Fresh Foodland Nuriootpa: a cornerstone in the Barossa community

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The local shop plays a vital role for most communities, but in South Australia’s Barossa Valley it’s part of the region’s very identity.

Fresh Foodland Nuriootpa is part of the Barossa Community Co-operative, a retail co-op formed in 1944. Supermarket Manager at Fresh Foodland Ken Hodges says the co-op was formed by a group of community leaders after a pair of storeowners lost their son and heir to World War Two.

“His parents were basically going to walk away from the business, so a group of community leaders decided to form a co-operative and run it as a co-op,” Mr Hodges said. “What that means is we have members – it costs you $2 to become a member, which is a once-in- a-lifetime charge – and all the profits made then go back to the members, in other words, back to the local community. It isn’t owned by a family or an outside group, it’s actually owned by members of the Barossa, and we have about 18,000 members in the co-op.”

By putting all profits into the Barossa community, the co-op is able to help support local businesses and provide benefits to local shoppers, according to Mr Hodges. “Every time you go shopping, you’ve got a membership card that you present, and you get back a percentage of what you spend throughout the year in the form of a rebate,” he said.

“We also have member-only specials as well. The other key thing is that it’s important for us to get 90 per cent of our sales to members, so we normally turn around about 93-94 per cent of our sales to members, so we’ve got a good support base from the Barossa community.”

Mr Hodges says another benefitthe co-op offers is local access to other retailers through its co-op-owned shopping centre. “We have a Foodland, but we also have a Mitre 10 store, we’ve got a Betta Electrical, we’ve got a SportsPower, we’ve got fashion clothing stores, and the co-op owns the shopping centre, so we’re a landlord to tenants,” he said. “We’ve got an ALDI, Cheap as Chips, Smokemart, chemist, toy store, Barossa Fine Foods – so we’ve got quite a few tenants in our business. We’re retailers, but we’re also landlords.

“We want to make the Barossa a better place to live, [which is]why we’re bringing in other retailers to the town, which means they don’t need to leave the area. They spend more money locally, so businesses can employ more people, and this creates ‘sticky money’ – it generates money and the money remains local.”

According to Mr Hodges, being part of the Barossa community means being closely aligned with local growers and producers, supporting them while offering shoppers locally owned and sourced produce.

“In the new store we’ve put in what we call the Barossa Larder, which is right by the store entrance,” he said. “That features and focuses purely on local Barossa products. We work as closely as we can with the local growers, manufacturers and so on to support them and put their products in the store.

“It’s really important we feature local producers all the time, particularly with our range in the Barossa Larder. Then we get into areas like our service deli, where we have lots of local foods as well. We’re just trying to offer a product range that excites people. Personally, I think we’ve got a pretty good cheese section, and we’ve got a massive focus on local that makes cheese a feature in that section.”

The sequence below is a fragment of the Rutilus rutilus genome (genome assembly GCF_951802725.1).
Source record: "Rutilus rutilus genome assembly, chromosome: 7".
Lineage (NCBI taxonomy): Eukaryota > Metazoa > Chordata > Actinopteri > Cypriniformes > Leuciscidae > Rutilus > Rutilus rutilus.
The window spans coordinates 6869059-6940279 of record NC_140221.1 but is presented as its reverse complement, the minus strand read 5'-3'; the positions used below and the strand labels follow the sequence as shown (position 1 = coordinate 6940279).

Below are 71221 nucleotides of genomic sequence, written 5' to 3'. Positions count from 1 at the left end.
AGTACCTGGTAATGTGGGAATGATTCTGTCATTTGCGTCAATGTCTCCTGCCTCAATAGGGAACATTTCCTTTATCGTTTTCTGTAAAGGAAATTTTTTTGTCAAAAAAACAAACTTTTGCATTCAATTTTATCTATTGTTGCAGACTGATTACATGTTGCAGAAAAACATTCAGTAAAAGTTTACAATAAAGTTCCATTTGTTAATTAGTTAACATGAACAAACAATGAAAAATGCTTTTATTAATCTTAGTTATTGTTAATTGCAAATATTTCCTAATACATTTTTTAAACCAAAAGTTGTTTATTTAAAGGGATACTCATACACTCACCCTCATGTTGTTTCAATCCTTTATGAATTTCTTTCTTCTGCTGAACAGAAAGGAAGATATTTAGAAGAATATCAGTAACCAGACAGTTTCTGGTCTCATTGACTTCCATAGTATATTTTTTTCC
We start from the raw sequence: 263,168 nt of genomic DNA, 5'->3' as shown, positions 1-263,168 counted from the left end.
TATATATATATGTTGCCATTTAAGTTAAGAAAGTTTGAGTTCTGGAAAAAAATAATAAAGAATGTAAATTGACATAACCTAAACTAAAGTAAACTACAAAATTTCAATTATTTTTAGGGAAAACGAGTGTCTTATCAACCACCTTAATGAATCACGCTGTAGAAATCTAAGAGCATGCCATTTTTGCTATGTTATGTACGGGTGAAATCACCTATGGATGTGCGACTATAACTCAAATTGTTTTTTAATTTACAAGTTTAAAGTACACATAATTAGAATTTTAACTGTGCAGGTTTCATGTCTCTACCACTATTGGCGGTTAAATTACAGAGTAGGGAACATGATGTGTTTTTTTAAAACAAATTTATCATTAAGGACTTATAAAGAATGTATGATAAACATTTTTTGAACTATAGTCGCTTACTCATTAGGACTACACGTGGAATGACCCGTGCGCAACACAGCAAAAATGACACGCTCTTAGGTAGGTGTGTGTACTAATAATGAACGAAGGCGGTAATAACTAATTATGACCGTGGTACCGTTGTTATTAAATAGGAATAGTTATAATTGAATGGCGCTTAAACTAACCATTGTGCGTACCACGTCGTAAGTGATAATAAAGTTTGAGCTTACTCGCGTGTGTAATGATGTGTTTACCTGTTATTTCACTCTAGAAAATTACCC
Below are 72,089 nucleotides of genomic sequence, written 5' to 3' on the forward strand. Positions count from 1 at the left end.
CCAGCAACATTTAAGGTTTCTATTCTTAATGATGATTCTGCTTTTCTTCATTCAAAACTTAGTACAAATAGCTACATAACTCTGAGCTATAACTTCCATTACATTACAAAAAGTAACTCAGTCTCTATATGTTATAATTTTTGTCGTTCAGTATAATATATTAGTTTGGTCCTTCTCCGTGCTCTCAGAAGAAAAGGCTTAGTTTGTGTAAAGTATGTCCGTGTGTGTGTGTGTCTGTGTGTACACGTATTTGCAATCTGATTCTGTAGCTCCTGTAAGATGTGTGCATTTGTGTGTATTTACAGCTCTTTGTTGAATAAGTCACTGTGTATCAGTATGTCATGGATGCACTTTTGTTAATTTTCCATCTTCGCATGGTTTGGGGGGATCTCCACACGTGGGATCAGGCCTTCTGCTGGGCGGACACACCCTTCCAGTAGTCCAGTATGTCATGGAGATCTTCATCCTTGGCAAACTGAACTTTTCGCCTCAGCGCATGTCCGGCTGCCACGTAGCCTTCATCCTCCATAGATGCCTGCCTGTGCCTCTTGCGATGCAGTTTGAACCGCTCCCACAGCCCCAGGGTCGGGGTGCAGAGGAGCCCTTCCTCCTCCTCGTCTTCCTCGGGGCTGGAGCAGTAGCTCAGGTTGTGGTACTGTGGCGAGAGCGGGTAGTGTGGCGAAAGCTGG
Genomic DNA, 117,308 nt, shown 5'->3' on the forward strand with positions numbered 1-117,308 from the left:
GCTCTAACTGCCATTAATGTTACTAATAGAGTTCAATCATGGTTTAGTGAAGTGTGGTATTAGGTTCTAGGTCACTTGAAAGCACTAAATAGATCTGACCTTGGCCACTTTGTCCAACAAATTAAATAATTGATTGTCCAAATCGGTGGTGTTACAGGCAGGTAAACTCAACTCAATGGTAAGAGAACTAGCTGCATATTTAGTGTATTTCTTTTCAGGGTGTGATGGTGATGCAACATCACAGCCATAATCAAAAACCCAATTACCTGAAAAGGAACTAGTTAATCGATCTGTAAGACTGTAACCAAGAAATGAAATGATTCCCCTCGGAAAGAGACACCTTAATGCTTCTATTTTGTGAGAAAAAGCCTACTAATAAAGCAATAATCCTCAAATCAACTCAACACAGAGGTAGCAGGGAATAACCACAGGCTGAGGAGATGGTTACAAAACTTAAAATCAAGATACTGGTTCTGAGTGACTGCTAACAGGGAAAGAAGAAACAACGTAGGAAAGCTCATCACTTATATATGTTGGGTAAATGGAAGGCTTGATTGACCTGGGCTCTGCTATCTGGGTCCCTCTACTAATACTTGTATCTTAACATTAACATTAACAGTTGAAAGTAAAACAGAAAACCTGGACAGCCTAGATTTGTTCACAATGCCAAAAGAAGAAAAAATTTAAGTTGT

Another key service that allows Fresh Foodland to highlight local produce, as well as local talent, is its meat servery, which features on-site butchers and offers transparency to shoppers.

“We have five butchers, so while those at Woolworths and Coles are removing butchers from their stores, we have them on site,” Mr Hodges said.

“We’ve also got a glass partition where you can stand at the meat servery inside the shop and look into the meat prep room and see the butchers working their craft. I think some people like to see that – they like to see what’s going on behind the scenes. If you go into a restaurant, it’s not uncommon now to actually see the people preparing and cooking food with nothing to hide.”

While operating Fresh Foodland as part of the Barossa co-op, Mr Hodges says the Foodland banner is important, as it is one of the best- known brands in South Australia.

“The Foodland group was established in 1962, so it’s been around for quite some time,” he said. “It’s a very credible and strong group – a strong banner that’s run exceptionally well, so it’s easy to be part of.”
Tailoring to market demands means not only offering local produce, says Mr Hodges, but also ensuring customers have a wide range of product choice and services that cater to community expectations.

“We have a range of about 25,000 products, whereas Woolworths and Coles have about 11,000 to 12,000, and ALDI has about 1,500, so our product range is extensive compared with the major supermarkets,” he said. “We have a lot of specials that we run for our members, so when they scan their membership cards they get discounts, and those deals change regularly.

“We’ve got an in-store bakery and an in-store café that seats 70 people. We’ve always found that in the old shop and in country areas, people would know a lot of people within the area, but they might not see them on a regular basis, so they’d come into the shop to catch up and have a bit of a chat.

“One of the good things about the café is that we’ve got a space that we can provide where people can meet, grab a coffee or cake
or sandwich, and sit down. That section’s working quite well because it’s in the supermarket, but not part of the hustle and bustle of the main part of the store.”

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